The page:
Detective Comics #1002 is published by DC Comics, written by Peter J. Tomasi, with inks by Andrew Hennessy, pencils by Bradley Walker, colors by Nathan Fairbairn, and letters by Rob Leigh. Previously, Batman faced down the Arkham Knight, a mysterious Medieval obsessed villain who has been terrorizing Gotham.
Now Batman is in a stand-off with the Arkham Knight and losing ground fast. As Alfred tends to Bruce’s wounds and Bruce investigate what leads he has on the mysterious medieval knight now running around Gotham, Robin takes it upon himself to do his own investigating and quickly finds himself in over his head.
Tomasi previously has written Damian very well during his run on Super Sons, a series I greatly enjoyed. And while the moments with Damian Wayne are great, the Arkham Knight continues to be a villain that is just not compelling. The stakes seem a lot higher in this comic than they actually are. The Arkham Knight is being made to be far more menacing than I have seen. I have only been with this character for two issues now, barely three if we are counting Detective Comics #1000. It is not enough time to warrant the agency this creative team is giving him.
Furthermore, the comic once again ends on the same cliff hanger. We still do not know who the Arkham Knight is. While some clues were dropped in this issue that the Arkham Knight knows things about Batman, it was not nearly enough to give us a hint as to who he is or what his connection to the Dark Knight is. It is also impossible, at least for myself, to not continue to draw comparisons to the Rocksteady Arkham games. While the reveal of that Arkham Knight wasn’t so much of a surprise, the moment was very much earned because of the constant clues dropped throughout the story and emotional weight the overall reveal had even if the player did unravel the clues themselves.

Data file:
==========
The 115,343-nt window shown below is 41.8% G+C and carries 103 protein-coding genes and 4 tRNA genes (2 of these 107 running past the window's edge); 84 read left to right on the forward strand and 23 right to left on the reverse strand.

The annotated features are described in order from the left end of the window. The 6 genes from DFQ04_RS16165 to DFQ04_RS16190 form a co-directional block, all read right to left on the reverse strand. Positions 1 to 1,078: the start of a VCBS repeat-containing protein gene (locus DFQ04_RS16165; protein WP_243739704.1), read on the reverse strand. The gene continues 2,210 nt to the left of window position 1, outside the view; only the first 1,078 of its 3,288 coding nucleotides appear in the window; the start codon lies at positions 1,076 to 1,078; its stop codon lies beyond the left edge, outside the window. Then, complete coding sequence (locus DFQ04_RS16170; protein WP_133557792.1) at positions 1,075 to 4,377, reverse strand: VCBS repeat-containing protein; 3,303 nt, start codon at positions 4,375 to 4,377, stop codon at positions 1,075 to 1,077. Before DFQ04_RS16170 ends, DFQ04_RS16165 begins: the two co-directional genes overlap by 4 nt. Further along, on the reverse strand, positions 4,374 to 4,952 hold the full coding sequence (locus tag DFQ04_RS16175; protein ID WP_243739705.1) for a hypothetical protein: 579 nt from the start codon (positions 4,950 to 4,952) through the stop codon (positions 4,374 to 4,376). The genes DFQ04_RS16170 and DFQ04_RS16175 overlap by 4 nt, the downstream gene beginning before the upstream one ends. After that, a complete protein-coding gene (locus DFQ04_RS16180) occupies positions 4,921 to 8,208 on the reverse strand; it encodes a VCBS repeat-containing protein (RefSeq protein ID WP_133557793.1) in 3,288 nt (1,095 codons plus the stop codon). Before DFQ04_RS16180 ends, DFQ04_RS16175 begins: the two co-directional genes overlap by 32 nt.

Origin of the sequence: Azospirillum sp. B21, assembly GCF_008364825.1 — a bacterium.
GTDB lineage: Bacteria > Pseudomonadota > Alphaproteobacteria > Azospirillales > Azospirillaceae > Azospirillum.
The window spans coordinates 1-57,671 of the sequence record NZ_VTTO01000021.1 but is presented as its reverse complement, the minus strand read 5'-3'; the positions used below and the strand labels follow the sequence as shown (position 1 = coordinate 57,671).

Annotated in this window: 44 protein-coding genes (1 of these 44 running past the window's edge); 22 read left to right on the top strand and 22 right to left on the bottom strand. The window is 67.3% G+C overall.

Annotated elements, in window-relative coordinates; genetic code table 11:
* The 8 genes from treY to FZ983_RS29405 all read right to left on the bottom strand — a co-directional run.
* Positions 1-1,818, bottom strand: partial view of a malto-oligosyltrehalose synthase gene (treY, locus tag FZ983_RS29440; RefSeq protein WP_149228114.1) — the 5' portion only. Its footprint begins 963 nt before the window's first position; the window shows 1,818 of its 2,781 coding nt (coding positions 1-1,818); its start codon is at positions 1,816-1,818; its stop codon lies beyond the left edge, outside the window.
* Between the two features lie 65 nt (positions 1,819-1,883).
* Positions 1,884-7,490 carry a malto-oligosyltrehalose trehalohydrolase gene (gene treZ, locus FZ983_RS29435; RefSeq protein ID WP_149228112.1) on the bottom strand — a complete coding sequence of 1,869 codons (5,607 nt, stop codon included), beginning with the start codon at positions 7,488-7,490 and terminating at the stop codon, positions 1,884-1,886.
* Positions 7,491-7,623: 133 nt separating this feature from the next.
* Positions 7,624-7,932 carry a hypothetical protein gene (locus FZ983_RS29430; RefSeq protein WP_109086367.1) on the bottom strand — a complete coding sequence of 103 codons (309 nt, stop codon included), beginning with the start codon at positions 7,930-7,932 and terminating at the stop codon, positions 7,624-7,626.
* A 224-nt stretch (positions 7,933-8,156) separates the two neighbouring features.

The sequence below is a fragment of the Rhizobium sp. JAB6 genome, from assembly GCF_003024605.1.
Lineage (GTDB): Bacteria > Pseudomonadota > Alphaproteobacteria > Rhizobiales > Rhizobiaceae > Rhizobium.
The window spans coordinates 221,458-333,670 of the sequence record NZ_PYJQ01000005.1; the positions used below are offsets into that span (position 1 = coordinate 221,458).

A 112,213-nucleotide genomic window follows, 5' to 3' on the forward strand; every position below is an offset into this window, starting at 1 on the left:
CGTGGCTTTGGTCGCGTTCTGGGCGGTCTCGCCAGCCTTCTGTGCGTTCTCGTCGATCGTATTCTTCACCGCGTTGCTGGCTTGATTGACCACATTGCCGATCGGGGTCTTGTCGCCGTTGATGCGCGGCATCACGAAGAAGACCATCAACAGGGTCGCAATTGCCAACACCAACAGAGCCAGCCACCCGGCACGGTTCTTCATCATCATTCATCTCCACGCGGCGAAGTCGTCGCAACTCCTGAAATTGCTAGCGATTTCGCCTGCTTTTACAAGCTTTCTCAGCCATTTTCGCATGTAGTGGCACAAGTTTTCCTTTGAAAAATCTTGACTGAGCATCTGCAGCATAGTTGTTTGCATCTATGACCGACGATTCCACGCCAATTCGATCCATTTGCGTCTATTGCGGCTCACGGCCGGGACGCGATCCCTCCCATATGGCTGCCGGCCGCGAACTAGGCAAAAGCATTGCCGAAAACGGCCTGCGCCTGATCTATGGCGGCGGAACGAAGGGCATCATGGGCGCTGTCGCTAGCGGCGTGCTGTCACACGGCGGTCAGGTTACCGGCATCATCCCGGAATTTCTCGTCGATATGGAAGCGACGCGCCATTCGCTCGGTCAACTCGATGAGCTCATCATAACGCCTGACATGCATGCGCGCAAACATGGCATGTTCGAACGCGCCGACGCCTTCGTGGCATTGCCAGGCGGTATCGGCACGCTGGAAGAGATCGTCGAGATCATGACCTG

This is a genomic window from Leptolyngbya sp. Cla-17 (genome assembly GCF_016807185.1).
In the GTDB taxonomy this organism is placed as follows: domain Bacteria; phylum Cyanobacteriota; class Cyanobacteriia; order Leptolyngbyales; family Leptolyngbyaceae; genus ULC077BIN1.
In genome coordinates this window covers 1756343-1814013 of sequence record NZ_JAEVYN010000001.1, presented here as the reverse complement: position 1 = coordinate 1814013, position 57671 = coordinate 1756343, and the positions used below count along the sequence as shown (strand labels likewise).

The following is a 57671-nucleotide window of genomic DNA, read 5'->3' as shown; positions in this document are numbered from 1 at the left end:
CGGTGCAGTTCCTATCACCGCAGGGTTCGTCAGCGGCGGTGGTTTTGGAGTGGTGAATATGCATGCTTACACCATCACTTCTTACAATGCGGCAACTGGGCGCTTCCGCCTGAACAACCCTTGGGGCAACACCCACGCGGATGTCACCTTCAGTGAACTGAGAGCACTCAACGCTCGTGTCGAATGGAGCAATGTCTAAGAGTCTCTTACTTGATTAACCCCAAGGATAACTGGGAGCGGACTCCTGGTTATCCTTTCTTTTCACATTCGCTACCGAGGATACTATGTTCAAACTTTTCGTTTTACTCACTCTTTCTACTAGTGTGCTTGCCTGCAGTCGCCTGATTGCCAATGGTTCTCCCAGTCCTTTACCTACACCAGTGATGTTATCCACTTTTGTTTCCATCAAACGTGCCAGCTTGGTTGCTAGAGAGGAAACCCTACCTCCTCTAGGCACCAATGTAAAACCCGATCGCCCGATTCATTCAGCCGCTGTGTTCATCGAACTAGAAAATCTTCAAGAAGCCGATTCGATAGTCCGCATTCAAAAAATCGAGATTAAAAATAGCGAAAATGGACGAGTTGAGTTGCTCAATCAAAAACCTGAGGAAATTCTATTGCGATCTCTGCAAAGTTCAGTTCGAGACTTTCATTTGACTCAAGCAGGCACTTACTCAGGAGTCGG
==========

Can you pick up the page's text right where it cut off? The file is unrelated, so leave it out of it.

Additionally, Detective Comics, while a Batman book, historically speaking is a book about the entire Batfamily. Seeing Damian is a great start but I would have rathered this arc had brought the entirety of the Batfamily back into the fray. If this Arkham Knight knows as much about Batman as he claims and is as dangerous as Batman is telling us he is, then where is everyone else?
Hennessy’s inks are good and work well with Walker’s pencils. There are a few moments where faces are a tad off but nothing that is outright bad. Fairbairn’s colors are quite vibrant for a Batman book but considering most of this book takes place during the day, that is understandable. Overall, this book is not bad but could be significantly better. It is downright meh and almost unforgivingly so. Not even Damian could save this book from being average.
Detective Comics #1002 is available everywhere comic books are sold.
Detective Comics #1002
There are a few moments where faces are a tad off but nothing that is outright bad. Fairbairn’s colors are quite vibrant for a Batman book but considering most of this book takes place during the day, that is understandable. Overall, this book is not bad but could be significantly better. It is downright meh and almost unforgivingly so. Not even Damian could save this book from being average.